Other powerful trends are driving SD-WAN: Many enterpries are now connecting directly to the cloud, to access cloud applications or services, which means that the traffic patterns on corporate networks are changing as they become more cloud-facing rather than internal datacenter-facing. This requires a different set of routing technologies that can manage connections to the cloud and internal datacenters at the same time. 

Viptela is part of a whole batch of startups -- which include Aryaka Networks, Cloudgenix, Silver Peak, and VeloCloud -- that have been trying to solve the "WAN in the cloud" challenge. 

Viptela has high pedigree. Khan and Raza are highly respected routing engineers (with Cisco and Juniper experience behind them) who wanted to introduce efficiencies in large corporate network by building a software-based routing engine that could handle many types of protocols, and handle them to build secure virtual private networks (VPN), without all of the configuration hassles of complicated hardware-based solutions (in other words, Cisco and Juniper gear).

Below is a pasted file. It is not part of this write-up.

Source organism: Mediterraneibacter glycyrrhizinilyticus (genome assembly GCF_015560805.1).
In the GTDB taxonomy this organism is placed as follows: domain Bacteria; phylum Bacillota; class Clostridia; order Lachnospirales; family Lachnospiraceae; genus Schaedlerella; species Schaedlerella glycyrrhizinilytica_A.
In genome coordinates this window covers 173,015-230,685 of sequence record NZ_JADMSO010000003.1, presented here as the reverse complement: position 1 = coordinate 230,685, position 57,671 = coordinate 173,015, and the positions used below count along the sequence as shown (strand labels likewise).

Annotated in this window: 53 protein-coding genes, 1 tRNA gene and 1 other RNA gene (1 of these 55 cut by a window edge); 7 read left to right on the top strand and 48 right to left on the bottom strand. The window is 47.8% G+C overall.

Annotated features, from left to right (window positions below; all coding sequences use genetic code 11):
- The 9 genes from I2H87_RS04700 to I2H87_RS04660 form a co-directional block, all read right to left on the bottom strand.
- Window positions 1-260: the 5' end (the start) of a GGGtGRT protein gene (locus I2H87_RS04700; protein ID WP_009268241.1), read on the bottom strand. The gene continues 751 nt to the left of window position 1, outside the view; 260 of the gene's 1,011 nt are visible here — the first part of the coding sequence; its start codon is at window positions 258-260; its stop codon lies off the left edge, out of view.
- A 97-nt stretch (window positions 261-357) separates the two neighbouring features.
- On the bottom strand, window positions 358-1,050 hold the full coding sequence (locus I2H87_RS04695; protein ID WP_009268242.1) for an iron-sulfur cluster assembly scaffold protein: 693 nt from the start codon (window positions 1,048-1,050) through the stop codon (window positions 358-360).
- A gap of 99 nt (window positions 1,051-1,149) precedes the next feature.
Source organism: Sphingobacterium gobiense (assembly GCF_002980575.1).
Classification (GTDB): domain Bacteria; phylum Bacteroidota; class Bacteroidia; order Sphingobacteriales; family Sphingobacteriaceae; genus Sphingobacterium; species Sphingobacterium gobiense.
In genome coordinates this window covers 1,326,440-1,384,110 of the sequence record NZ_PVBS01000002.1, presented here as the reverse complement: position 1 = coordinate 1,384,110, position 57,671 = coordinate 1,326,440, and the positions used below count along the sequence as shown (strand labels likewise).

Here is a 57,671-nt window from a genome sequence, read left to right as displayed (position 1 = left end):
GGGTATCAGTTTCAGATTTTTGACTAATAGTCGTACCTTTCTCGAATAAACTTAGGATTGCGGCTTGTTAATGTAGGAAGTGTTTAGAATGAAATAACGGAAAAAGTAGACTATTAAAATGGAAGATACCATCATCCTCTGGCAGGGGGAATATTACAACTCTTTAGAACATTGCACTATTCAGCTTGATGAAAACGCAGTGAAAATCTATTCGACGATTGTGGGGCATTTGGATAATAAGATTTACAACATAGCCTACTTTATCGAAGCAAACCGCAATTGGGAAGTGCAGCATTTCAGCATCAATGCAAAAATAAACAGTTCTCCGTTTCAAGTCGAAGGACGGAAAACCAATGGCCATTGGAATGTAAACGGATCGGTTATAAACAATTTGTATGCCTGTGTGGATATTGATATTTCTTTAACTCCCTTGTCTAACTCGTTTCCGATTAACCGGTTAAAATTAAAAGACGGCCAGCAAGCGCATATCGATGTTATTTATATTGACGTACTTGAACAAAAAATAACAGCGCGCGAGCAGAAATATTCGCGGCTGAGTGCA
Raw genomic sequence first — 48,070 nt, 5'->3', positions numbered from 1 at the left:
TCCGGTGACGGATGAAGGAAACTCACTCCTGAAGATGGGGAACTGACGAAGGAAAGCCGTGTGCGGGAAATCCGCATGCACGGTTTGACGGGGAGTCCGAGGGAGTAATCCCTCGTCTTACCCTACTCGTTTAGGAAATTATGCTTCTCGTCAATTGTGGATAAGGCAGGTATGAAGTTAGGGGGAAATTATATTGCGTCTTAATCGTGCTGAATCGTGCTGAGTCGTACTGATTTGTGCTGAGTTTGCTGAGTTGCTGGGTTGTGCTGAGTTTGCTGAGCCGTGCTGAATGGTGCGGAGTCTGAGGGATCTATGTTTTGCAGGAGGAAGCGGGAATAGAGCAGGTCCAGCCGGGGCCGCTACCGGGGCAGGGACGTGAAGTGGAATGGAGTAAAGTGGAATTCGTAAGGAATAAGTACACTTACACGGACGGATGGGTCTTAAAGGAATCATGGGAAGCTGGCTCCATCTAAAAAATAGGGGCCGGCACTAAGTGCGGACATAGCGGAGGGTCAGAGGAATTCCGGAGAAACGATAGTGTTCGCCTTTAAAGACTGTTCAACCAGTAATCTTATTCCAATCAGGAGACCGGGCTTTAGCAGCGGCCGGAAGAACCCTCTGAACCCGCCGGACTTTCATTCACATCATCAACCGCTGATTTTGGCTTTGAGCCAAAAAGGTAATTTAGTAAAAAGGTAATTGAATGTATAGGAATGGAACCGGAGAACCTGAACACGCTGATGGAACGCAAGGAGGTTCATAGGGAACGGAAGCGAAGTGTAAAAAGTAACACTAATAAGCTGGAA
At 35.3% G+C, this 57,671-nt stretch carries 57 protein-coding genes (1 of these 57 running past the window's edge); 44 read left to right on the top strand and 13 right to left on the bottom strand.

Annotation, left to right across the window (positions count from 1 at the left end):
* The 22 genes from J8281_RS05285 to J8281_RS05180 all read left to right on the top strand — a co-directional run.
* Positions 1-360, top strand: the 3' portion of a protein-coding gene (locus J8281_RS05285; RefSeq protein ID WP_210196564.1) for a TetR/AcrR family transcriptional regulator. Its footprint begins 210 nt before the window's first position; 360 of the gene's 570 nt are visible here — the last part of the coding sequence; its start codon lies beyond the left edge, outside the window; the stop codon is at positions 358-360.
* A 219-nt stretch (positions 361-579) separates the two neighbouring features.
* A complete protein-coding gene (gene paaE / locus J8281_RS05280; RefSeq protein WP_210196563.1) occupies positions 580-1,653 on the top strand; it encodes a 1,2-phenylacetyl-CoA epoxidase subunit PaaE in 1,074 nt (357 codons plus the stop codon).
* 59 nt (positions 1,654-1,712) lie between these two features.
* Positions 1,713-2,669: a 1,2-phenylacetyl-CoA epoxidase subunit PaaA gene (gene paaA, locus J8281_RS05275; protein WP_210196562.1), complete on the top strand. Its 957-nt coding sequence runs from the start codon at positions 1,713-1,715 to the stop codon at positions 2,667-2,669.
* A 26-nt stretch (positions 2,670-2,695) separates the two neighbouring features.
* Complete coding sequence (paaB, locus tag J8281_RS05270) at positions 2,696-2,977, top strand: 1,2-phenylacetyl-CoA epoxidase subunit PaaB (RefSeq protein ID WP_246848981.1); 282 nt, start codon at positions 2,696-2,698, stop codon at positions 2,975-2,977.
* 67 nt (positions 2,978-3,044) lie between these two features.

I once spoke to a user who described the Viptela auto-configuration routing properties as "magical." You can imagine how much pleasure a network engineer at a bank can take in pressing some buttons that automatically configure a secure, global WAN, rather than having to manually configure a bunch of routers. That's how Viptela technology has been described.

This demonstrates the power of the SD-WAN trend and why Cisco is threatened by it. WANs used to be built in a bespoke fashion, with network managers installing vendor gear at branch offices and configuring specific connections and VPNs; they'd use private line connections they might buy from service providers, using MPLS technology. SD-WAN has shifted the game to commodity hardware that can be plugged in and configured more dynamically with a cloud application, so that management does not require as much manual manipulation of specialized routers -- and in some cases eliminates the need to buy an MPLS line from a service provider.